Moody’s Investors Service placed $1.4 billion of outstanding Nassau County, N.Y., debt on review for possible downgrade Wednesday after the county moved to stop an oversight board from controlling its finances.
Moody’s rates the county’s $1.4 billion of outstanding general obligation and GO-guaranteed debt A1. It downgraded the credit to A1 from Aa3 in November.
The Nassau County Interim Finance Authority last week implemented a control period on Nassau once it found that the county’s $2.6 billion 2011 budget had a deficit in excess of the 1% level that mandated a takeover.
NIFA served in an advisory role before the takeover decision.
County Executive Ed Mangano responded by seeking a permanent injunction Monday in New York State Supreme Court to block the NIFA takeover.
“The hard control and subsequent legal challenge are unprecedented in the 10 years of NIFA’s oversight and raise questions about governance process and financial control,” Moody’s analysts said in a report.
The control period allows the authority to weigh in on all borrowings, freeze wages, review contracts, and request new financing strategies. Nassau will need to file a revised financial plan with NIFA by Feb. 15.
Nassau County’s 2011 budget has a $176 million deficit under generally accepted accounting principles, authority chairman Ronald Stack said last week. Under cash accounting, the county has a $50 million deficit.
Moody’s anticipates it will resolve the review “within the next several weeks.” The rating agency will review Nassau’s liquidity position, market access for cash-flow needs, and ability to extend or replace liquidity facilities attached to Nassau Health Care Corp. variable-rate bonds.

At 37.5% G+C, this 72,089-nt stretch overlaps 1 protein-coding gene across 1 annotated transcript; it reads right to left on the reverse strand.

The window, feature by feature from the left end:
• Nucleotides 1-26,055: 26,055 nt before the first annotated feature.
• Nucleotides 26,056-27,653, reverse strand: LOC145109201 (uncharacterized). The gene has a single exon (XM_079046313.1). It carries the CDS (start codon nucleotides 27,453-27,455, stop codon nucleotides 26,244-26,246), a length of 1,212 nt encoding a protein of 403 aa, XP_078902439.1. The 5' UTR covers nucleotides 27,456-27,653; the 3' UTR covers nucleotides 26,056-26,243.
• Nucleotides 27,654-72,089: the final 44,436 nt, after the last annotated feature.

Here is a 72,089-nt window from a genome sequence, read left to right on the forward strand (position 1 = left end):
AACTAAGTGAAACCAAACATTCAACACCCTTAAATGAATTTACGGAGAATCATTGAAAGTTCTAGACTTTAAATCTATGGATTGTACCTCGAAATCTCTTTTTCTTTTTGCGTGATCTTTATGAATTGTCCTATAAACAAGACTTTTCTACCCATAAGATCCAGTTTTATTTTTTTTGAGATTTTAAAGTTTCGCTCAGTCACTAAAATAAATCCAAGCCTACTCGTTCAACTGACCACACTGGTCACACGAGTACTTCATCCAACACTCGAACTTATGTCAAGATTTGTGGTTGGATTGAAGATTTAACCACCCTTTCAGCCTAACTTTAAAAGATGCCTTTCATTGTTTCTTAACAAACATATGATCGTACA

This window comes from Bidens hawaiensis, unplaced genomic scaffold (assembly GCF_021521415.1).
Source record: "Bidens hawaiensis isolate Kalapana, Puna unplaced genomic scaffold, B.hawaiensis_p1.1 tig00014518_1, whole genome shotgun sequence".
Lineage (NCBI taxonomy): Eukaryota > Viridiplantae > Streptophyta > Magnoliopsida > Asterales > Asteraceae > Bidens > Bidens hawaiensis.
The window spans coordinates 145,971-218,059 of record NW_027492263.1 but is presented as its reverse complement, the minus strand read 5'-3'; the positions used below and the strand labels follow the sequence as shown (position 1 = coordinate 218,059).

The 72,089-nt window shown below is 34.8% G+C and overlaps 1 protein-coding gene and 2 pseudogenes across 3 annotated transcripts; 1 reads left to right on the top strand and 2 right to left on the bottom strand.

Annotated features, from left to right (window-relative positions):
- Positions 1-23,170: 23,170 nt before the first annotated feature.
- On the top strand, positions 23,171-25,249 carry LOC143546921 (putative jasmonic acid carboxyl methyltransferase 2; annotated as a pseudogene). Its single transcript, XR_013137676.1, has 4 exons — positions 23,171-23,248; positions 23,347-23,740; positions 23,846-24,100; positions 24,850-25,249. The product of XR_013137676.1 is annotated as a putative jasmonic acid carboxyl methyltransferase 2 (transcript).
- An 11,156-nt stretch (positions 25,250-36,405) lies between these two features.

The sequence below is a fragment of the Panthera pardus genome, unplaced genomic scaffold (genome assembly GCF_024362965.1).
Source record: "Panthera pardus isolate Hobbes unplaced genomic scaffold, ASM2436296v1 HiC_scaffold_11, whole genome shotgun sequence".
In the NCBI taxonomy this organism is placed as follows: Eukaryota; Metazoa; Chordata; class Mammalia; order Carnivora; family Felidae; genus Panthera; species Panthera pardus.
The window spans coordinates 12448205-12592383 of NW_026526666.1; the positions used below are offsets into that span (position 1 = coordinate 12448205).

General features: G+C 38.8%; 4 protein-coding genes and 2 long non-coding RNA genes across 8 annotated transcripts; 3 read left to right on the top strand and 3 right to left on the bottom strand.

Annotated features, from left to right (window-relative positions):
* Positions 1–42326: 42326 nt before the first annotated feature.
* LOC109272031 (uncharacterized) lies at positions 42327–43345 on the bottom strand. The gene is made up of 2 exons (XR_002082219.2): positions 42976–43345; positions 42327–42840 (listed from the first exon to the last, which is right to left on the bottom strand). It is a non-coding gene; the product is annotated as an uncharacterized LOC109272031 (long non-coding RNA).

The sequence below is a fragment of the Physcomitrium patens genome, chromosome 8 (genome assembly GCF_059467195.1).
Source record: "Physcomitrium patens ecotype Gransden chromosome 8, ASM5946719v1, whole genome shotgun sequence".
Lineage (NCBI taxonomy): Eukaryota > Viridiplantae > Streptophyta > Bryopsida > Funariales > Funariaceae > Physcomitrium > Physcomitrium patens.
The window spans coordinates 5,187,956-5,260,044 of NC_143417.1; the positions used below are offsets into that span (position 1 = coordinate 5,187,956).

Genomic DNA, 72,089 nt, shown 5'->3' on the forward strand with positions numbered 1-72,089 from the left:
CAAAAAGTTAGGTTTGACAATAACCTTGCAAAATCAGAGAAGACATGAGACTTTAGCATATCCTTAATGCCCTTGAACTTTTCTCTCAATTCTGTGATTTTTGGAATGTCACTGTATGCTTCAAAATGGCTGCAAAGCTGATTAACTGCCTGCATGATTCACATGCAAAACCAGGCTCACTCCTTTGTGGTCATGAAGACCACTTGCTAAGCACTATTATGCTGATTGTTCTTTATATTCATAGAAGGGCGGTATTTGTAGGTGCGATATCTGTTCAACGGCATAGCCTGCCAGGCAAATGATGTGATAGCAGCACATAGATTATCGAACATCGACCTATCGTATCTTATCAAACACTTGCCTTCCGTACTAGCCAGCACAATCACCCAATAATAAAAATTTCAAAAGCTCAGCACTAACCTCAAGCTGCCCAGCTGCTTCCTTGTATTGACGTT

The county guarantees the debt and the liquidity facilities expire in 2011 and 2012, according to Moody’s analyst Jessica Lamendola.
Potential termination events and mandatory collateral postings on outstanding derivatives could strain Nassau’s finances even further.
“What we will focus on now is, what resources does the county have to offset the possibility of any of those events,” Lamendola said.
Moody’s will examine $169 million of Nassau County Sewer and Storm Water Finance Authority bonds to see if the utility’s financial operations could be weakened or disrupted by the county’s fiscal challenges or the legal dispute. It will also review $14.5 million of Nassau Regional Off-Track Betting Corp. bonds that are special obligations of the county.
Fitch Ratings and Standard & Poor’s rate Nassau’s outstanding GO bonds AA-minus and A-plus, respectively, both with a stable outlook.
“It’s amazing that Moody’s could even consider this at a time when the county is ending the fiscal year with a balanced budget and surplus,” county senior policy adviser Brian Nevin said in a statement.
“Taxpayers should be gravely concerned that NIFA’s unfounded and unfair actions will result in a property tax hike and potential downgrade for Nassau County,” he said. “For that reason, County Executive Mangano has taken legal action.”